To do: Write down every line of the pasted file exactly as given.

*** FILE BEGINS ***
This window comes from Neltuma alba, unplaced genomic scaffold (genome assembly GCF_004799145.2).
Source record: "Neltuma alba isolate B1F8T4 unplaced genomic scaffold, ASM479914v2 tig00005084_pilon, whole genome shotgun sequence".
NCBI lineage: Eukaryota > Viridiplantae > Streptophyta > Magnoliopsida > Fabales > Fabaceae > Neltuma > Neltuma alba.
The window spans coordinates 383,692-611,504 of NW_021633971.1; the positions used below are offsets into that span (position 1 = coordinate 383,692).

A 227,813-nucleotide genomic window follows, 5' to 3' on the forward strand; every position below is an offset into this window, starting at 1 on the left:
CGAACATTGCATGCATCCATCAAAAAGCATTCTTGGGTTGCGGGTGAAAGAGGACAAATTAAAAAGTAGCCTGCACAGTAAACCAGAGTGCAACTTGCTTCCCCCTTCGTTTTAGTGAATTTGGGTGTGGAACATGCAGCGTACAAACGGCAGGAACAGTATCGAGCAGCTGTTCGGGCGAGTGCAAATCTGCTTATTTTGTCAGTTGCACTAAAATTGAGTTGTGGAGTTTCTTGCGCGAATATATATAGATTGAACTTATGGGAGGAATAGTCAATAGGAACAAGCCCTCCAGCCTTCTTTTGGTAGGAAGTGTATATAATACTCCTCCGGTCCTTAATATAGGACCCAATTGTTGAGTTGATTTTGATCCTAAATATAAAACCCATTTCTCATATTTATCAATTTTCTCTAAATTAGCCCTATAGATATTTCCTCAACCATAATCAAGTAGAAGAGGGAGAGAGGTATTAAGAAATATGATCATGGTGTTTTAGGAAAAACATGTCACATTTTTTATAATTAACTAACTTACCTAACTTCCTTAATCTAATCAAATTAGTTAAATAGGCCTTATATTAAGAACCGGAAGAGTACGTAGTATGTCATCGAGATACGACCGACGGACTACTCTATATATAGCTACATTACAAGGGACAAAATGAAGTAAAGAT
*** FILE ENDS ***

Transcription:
This window comes from Neltuma alba, unplaced genomic scaffold (genome assembly GCF_004799145.2).
Source record: "Neltuma alba isolate B1F8T4 unplaced genomic scaffold, ASM479914v2 tig00005084_pilon, whole genome shotgun sequence".
NCBI lineage: Eukaryota > Viridiplantae > Streptophyta > Magnoliopsida > Fabales > Fabaceae > Neltuma > Neltuma alba.
The window spans coordinates 383,692-611,504 of NW_021633971.1; the positions used below are offsets into that span (position 1 = coordinate 383,692).

A 227,813-nucleotide genomic window follows, 5' to 3' on the forward strand; every position below is an offset into this window, starting at 1 on the left:
CGAACATTGCATGCATCCATCAAAAAGCATTCTTGGGTTGCGGGTGAAAGAGGACAAATTAAAAAGTAGCCTGCACAGTAAACCAGAGTGCAACTTGCTTCCCCCTTCGTTTTAGTGAATTTGGGTGTGGAACATGCAGCGTACAAACGGCAGGAACAGTATCGAGCAGCTGTTCGGGCGAGTGCAAATCTGCTTATTTTGTCAGTTGCACTAAAATTGAGTTGTGGAGTTTCTTGCGCGAATATATATAGATTGAACTTATGGGAGGAATAGTCAATAGGAACAAGCCCTCCAGCCTTCTTTTGGTAGGAAGTGTATATAATACTCCTCCGGTCCTTAATATAGGACCCAATTGTTGAGTTGATTTTGATCCTAAATATAAAACCCATTTCTCATATTTATCAATTTTCTCTAAATTAGCCCTATAGATATTTCCTCAACCATAATCAAGTAGAAGAGGGAGAGAGGTATTAAGAAATATGATCATGGTGTTTTAGGAAAAACATGTCACATTTTTTATAATTAACTAACTTACCTAACTTCCTTAATCTAATCAAATTAGTTAAATAGGCCTTATATTAAGAACCGGAAGAGTACGTAGTATGTCATCGAGATACGACCGACGGACTACTCTATATATAGCTACATTACAAGGGACAAAATGAAGTAAAGAT